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Mike and I (Sébastien) attended the “Mapping Environmental Issues in the City” workshop held at Concordia University this week, where an international group of cartographers, artists and researchers have gathered to work around a newly created database aggregating socioeconomic, health, soil toxicity and air quality data in Montréal.

This database, which is now available on the workshop website is actually a shining example of the process of taking existing data  and aggregating it in a consistent database that can be accessed and manipulated by tools and custom programs.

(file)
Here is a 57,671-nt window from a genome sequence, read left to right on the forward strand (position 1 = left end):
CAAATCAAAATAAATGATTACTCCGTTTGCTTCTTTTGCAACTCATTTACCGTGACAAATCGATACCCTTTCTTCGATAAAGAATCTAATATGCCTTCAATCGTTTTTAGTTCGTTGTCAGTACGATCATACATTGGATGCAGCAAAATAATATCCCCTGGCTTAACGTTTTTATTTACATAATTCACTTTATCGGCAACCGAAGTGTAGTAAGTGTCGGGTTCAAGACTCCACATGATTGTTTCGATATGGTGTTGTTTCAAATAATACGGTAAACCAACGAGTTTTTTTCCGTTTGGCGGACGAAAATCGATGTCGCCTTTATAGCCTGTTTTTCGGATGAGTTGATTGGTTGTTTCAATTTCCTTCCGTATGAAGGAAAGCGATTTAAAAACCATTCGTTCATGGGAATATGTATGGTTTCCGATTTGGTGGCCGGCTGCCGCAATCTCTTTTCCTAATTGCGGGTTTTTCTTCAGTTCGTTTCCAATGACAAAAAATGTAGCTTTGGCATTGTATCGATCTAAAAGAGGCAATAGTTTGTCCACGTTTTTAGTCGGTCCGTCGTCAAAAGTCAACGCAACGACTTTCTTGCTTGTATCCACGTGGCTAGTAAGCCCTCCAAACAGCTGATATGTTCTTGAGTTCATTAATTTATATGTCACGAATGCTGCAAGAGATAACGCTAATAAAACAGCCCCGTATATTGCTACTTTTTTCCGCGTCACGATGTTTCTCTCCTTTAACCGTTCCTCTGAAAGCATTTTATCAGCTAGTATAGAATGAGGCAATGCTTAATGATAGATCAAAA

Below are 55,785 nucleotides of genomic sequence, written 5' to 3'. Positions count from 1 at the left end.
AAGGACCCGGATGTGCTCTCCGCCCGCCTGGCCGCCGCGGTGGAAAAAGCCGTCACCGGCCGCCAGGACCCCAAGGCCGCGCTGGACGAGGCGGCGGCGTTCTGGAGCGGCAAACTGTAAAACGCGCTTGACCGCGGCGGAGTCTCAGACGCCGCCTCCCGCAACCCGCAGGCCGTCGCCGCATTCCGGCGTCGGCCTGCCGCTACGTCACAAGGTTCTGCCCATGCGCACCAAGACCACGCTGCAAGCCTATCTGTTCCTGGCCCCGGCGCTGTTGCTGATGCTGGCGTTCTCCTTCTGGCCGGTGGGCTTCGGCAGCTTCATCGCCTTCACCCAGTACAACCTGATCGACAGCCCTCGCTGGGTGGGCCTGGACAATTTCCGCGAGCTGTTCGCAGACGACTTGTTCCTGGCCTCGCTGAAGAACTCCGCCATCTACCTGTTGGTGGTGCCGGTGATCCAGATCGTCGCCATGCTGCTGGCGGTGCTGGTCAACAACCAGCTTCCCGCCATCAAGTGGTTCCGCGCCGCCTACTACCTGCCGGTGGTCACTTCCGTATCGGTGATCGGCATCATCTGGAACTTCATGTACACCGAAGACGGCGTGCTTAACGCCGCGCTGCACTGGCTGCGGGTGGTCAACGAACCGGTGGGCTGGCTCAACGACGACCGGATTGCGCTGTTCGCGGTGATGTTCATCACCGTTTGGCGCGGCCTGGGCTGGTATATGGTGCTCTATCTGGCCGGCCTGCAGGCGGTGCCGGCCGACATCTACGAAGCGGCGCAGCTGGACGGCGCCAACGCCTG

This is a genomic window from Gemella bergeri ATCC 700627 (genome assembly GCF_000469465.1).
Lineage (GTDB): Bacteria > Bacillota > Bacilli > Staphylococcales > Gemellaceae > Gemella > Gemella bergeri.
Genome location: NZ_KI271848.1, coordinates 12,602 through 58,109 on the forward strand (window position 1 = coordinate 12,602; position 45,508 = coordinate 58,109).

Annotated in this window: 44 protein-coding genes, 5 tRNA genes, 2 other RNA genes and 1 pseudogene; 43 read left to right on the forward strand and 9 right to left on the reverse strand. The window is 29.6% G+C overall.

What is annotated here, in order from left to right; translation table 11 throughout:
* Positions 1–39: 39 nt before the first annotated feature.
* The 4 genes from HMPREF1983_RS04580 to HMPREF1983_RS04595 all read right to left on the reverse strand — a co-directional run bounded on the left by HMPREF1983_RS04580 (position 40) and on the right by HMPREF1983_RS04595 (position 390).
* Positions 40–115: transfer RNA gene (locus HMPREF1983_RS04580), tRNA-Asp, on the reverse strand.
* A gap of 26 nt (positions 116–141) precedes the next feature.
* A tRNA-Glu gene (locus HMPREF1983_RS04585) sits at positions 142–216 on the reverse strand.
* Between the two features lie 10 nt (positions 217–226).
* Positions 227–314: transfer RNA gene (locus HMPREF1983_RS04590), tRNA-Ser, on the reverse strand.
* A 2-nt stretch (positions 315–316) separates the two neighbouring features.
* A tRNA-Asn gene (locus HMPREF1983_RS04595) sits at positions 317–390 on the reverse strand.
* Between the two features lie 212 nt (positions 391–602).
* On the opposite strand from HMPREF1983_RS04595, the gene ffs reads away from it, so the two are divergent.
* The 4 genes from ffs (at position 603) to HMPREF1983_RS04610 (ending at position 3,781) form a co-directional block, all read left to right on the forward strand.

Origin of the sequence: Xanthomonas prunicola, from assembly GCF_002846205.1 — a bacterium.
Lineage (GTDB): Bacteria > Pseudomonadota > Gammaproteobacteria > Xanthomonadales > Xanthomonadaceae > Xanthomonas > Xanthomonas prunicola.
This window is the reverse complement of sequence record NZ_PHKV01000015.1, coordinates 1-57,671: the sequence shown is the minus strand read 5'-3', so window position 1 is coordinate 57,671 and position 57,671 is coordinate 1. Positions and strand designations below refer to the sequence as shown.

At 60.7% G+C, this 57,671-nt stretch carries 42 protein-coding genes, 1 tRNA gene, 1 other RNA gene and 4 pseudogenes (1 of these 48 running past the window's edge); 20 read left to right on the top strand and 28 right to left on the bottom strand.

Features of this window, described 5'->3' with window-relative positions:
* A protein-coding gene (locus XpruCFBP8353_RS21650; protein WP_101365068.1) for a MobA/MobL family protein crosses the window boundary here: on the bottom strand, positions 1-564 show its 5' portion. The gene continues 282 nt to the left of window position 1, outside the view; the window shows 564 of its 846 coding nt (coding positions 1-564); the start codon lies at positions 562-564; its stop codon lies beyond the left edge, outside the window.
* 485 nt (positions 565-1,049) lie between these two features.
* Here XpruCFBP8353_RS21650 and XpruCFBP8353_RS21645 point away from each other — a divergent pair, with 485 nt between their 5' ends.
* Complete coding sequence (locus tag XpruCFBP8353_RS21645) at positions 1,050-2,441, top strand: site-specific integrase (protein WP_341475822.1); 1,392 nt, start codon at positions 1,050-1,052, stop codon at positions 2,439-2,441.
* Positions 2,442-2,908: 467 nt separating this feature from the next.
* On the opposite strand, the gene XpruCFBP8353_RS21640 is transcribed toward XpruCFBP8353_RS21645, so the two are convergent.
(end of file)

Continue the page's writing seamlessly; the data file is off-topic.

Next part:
During the process of creating this database from many already existing data sources (including statscan), the team faced issues of data accuracy, completeness, resolution and of course, quality — which are issues likely to be encountered when opening a dataset.

Sébastien Caquard, one of the originators of this database, related that they had problems getting the data they wanted, so they had to “scrape” the data from existing material, typically published maps and articles.

Here we have another illustration of the benefits of an open-data policy in public organizations: by commiting to publishing data in open, standardized formats, you lower the barriers to innovation and encourage the re-use of the data. As collecting the data can be a long and expensive process, why let the data rot in locked up computers ? Open the data and let it become the soil for new, innovative projects !